The daily Nebraskan. ([Lincoln, Neb.) 1901-current, October 16, 1969, Page PAGE 2, Image 2

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    PAGE 2
Moratorium: a very splendid success
Words are Inadequate and altogether Insuffi
cient to express the feeling and concern so apparent
during Wednesday's moratorium. The day was,
without a doubt, the greatest peace outpouring and
mass display of thoughtful reflection in the history
of Lincoln and the University.
The group of nearly 4,000 students, profesors,
administrators and community leaders who
assembled on the Capitol steps in a steady rain
was remarkable. The size of the crowd Darallefs
the turnout of Nebraskans who heard President
Eisenhower deliver a speech on the steps in the
early 1950's.
What was even more impressive was the quiet,
peaceful and orderly way the march was carried
out. These facts should help convince the people
who have felt the moratorium would be poor
because It was based on emotion, was tainted with
trouble or had limited support.
On the whole, events of the entire day including
class discussions, films and speeches in the Union
and elsewhere although less dramatic than the
march, further epitomize the concern of so many
What is most important is that nearly everyone
In the University community, city and state are
thinking, talking and are concerned, whether pro
or con, about the war. The increase in interest
of this most vital issue is in itself a victory for
the moratorium supporters, those who vocalized
the cause and put forth the effort.
Where do we go from here seems to be the
next question. It would take a blind man completely
out of contact with reality not to see the writing
on the wall the majority of the American people
want this country out of Vietnam now. President
Nixon has promised a Vietnam speech on Nov.
3. If national policy doesn' -' 'innge, a red"'ibl
ed effort will be needed on Nov. 15.
Grape action needed
It appears for some unknown reason that at
least one University group, IDA, is dragging its
feet this year on passing a resolution urging of
ficials not to use table grapes in University of
Nebraska housing. IDA passed such a resolution
, last year.
The bdycott is part of a national effort to
put pressure on ranchers in California. Many of
the ranchers employ migrant farm workers. These
workers are exploited by many of the ranchers
given poor wages, work and live under wretched
conditions and are treated in an inhumane way.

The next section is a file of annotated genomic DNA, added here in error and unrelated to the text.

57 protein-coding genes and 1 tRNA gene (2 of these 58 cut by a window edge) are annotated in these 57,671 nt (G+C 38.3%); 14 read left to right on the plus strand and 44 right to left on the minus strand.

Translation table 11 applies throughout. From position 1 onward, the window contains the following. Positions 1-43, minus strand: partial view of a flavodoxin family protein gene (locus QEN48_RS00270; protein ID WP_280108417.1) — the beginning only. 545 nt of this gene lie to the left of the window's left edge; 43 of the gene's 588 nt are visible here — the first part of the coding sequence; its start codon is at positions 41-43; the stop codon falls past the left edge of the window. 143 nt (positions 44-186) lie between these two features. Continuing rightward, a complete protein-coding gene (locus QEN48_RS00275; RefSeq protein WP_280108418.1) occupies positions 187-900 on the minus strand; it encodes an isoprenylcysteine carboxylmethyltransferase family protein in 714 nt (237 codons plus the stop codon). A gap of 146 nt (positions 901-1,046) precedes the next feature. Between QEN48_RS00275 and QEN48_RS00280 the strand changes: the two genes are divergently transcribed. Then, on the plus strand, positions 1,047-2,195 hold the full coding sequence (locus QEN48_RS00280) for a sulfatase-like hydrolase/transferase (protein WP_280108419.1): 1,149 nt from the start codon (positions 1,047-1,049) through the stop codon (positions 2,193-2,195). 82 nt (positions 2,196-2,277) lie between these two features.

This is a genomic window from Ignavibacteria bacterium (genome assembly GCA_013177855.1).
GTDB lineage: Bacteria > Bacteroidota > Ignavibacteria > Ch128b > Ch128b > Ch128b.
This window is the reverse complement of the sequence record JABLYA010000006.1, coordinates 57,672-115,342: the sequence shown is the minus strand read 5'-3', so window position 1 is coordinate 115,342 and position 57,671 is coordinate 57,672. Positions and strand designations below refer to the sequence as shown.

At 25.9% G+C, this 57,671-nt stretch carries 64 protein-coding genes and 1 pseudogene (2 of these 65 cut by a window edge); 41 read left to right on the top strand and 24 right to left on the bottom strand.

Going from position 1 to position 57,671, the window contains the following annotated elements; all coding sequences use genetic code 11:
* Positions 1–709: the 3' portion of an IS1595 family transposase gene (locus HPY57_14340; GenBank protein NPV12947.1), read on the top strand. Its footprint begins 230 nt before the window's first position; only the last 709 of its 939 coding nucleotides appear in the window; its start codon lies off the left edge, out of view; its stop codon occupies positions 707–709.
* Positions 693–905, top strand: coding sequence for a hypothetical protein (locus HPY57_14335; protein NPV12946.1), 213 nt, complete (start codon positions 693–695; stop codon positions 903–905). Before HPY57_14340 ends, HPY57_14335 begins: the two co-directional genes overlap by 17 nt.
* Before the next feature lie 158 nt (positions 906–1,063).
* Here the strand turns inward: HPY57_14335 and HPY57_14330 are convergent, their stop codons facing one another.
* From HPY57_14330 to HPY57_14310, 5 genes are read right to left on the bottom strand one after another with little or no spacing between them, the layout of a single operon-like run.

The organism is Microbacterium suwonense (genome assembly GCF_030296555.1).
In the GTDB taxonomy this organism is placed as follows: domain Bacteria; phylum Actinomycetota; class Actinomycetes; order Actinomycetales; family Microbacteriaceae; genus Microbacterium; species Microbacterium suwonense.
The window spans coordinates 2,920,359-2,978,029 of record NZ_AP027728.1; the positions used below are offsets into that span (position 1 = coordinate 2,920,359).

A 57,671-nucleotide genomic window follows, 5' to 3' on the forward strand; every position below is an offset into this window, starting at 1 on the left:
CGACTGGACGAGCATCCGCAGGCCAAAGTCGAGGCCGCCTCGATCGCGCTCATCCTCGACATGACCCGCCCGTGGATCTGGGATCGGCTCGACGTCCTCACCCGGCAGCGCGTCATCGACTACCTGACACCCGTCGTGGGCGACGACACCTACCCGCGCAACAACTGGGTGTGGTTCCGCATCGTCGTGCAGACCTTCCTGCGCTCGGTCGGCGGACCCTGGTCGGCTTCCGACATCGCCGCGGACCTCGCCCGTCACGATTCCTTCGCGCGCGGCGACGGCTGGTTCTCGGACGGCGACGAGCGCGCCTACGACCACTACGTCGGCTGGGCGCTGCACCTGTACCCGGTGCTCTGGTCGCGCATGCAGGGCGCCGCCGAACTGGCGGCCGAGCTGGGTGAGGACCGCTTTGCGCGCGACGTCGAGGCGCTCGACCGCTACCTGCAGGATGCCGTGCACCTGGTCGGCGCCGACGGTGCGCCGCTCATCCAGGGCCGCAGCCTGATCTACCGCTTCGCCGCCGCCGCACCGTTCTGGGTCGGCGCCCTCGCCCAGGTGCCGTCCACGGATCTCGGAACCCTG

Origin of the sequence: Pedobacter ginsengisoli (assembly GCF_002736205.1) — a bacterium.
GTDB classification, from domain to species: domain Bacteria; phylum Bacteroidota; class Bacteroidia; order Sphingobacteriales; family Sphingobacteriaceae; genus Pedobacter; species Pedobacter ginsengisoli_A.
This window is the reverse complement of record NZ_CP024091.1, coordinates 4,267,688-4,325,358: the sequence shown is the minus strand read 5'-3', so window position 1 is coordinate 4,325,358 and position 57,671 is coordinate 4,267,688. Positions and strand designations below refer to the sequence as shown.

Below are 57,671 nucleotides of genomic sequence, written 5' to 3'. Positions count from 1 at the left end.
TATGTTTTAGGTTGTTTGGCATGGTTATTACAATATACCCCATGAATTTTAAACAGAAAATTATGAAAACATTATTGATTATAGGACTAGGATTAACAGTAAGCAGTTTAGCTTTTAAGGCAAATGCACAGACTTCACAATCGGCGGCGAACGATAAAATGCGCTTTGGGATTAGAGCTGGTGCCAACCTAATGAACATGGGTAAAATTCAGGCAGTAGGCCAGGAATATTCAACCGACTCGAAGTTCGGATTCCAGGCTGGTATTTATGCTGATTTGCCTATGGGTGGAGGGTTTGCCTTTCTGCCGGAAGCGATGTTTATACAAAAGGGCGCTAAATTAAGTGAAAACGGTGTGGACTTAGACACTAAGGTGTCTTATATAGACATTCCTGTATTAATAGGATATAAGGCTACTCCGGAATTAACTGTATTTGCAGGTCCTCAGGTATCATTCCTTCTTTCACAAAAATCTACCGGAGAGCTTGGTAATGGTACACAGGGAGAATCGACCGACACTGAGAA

The workers, needing the job, are dependent and
powerless to do anything. Hopefully, the boycott
will hurt the growers where it counts in the
pocketbook and this may mean improved condi
tions for the workers.
IDA should follow ASUN, which has passed
such a resolution a couple of weeks ago, and do
Its part to help improve the life of these workers.
Nebraskan editorial page
The urinals of the University of Chicago are
out to get me. I know this may strike some of
you as paranoiac, but it's true. How would you
feel if you walked up to a urinal and, without
doing anything to it, the thing flushed? And it's
happened to me more than once! People try to
. tell me that the urinals flush automatically at
. set intervals, but I know better. That's what hap
pens when you get to the big city you can't
trust anybody or anything.
In addition to the Great Urinal Conspiracy, much
(has happened here in the Second City since I
arrived three weeks ago the trial of the Chicago
Eight, demonstrations Involving the policies of the
building trades unions, racial violence In high
schools but you've seen all that on Walter
Cronklte. I'm more interested in what the big C
For instance, one of the seven counterfeit Mark
Itudds roaming the country appeared for a 10
minule harangue at the University of Chicago a
week ago. He's a Weatherman, and his forecast
i blood according to him, it may be necessary
fur 100 million Americans to die in order to
'"liberate" the rest. Is this an Abbie Hoffman put
on? I don't think so; this Rudd is willing to disap
pear a lot of people from the human race.
When I hear raving like his, I can't believe
that those who talk of using whatever , means
necessary to gain their ends would be much more
humane toward "dissenters" from their conception
of the just society than those now in power. Of
course their conception is right. Obviously. Cer
tainly. But "pigs" and "honkies" are people with
reasons (however irrational) for their actions. And
the U.S. is not Vietnam or Cuba or China.
As Ronald Steel writes in the Sept. 11, 1969
New York Review, "If there is going to be a
revolution in this country, it will have to happen
first in peoples' heads. What takes place in the
streets of a society like this one has another name.
It is called repression."
Now that I've made my sermon (mostly inap
plicable to Nebraskans, for whom, perhaps